One day in 1924, five men who were camping in the Cascade Mountains of Washington saw a group of huge apelike creatures coming out of the woods. They hurried back to their cabin and locked themselves inside. While they were in, the creatures attacked them by throwing rocks against the walls of the cabin. After several hours, these strange hairy giants went back into the woods.
After this incident the men returned to the town and told the people of their adventure. However, only a few people accepted their story. These were the people who remembered hearing tales about footprints of an animal that walked like a human being.
The five men, however, were not the first people to have seen these creatures called Bigfoot. Long before their experience, local Native Americans were certain that a race of apelike animals had been living in the neighboring mountain for centuries. They called these creatures Sasquatch.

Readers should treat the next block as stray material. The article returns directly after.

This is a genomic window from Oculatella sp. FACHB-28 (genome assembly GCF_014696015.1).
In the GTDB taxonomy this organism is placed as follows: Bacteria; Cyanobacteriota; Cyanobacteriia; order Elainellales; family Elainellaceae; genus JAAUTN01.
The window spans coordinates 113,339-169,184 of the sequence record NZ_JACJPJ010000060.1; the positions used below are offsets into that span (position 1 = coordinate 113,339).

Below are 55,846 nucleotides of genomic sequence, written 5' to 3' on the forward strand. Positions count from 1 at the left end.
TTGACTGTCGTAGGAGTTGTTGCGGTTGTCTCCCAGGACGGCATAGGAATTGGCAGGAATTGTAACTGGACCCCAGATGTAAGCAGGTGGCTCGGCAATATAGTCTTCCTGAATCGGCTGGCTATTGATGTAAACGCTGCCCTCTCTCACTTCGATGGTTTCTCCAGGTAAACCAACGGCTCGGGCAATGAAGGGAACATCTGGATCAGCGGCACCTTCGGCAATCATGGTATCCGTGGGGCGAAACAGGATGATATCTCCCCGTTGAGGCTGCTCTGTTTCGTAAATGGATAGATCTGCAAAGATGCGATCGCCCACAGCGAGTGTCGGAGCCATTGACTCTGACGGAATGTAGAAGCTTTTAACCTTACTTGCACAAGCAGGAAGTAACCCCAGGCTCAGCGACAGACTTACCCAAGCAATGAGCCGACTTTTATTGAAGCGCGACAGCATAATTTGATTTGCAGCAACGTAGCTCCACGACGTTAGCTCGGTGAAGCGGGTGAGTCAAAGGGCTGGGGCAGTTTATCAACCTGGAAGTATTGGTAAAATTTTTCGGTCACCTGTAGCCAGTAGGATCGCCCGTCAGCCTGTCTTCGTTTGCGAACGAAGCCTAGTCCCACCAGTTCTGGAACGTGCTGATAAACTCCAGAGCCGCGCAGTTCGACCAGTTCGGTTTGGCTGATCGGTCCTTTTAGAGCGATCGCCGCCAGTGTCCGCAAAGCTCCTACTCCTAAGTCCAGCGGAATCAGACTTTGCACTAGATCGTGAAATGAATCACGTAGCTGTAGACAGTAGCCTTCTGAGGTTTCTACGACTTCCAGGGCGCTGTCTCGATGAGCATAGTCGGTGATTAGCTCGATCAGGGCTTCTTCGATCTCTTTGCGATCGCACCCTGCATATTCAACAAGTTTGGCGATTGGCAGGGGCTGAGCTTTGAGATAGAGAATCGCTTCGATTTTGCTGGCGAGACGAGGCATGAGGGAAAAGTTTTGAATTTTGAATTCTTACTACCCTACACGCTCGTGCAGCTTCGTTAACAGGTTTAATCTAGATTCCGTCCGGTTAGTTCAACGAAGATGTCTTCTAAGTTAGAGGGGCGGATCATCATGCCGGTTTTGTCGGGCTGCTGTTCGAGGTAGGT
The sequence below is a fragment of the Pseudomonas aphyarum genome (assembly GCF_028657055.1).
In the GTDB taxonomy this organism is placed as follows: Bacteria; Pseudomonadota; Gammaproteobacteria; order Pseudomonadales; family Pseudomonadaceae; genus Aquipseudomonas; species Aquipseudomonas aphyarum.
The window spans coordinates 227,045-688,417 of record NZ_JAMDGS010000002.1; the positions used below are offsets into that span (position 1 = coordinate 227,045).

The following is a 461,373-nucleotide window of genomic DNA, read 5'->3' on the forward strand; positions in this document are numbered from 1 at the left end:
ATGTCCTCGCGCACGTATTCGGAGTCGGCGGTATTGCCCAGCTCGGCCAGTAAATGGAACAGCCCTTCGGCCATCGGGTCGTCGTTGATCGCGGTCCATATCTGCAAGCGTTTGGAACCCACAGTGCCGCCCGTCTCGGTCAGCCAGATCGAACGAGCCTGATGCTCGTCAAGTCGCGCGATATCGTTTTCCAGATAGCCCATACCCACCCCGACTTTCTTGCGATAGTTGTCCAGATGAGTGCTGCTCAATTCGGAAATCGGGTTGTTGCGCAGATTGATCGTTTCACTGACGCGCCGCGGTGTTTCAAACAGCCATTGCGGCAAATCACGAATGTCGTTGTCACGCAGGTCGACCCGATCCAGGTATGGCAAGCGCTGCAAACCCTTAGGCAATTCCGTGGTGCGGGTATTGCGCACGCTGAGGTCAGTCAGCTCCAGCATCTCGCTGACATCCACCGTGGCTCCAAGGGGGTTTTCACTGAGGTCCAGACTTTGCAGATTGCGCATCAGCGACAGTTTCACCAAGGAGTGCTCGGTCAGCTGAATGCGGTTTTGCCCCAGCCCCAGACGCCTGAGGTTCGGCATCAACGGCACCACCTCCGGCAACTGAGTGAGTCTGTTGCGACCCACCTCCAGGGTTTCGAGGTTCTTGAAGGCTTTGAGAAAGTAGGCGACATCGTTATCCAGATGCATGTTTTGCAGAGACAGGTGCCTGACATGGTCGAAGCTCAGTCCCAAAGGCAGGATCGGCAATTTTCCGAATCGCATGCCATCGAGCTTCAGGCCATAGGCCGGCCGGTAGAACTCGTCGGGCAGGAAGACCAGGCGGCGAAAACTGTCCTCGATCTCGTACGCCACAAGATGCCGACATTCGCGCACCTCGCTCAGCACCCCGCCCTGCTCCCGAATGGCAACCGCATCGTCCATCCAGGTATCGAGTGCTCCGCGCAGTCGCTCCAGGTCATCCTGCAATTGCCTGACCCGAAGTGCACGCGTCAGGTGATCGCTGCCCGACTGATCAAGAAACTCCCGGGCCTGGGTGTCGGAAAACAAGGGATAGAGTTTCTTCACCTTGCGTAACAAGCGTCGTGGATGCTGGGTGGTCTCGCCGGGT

In 1958, workmen, who were building a road through the jungles of Northern California often found huge footprints in the earth around their camp.
Then in 1967, Roger Patterson, a man who was interested in finding Bigfoot went into the northern California jungles with a friend. While riding, they were suddenly thrown off from their horses. Patterson saw a tall apelike animal standing not far away. He managed to shoot seven rolls of film of the hairy creature before the animal disappeared in the hushes. when Patterson's film was shown to the public, not many people believed his story.
In another incident, Richard Brown, a music teacher and also an experience hunter spotted a similar creature. He saw the animal clearly through the telescopic lens of his rifle. He said the creature looked more like a human than an animal.
Later many other people also found deep footprints in the same area. In spite of regular reports of sightings and footprints, most experts still do not believe that Bigfoot really exists.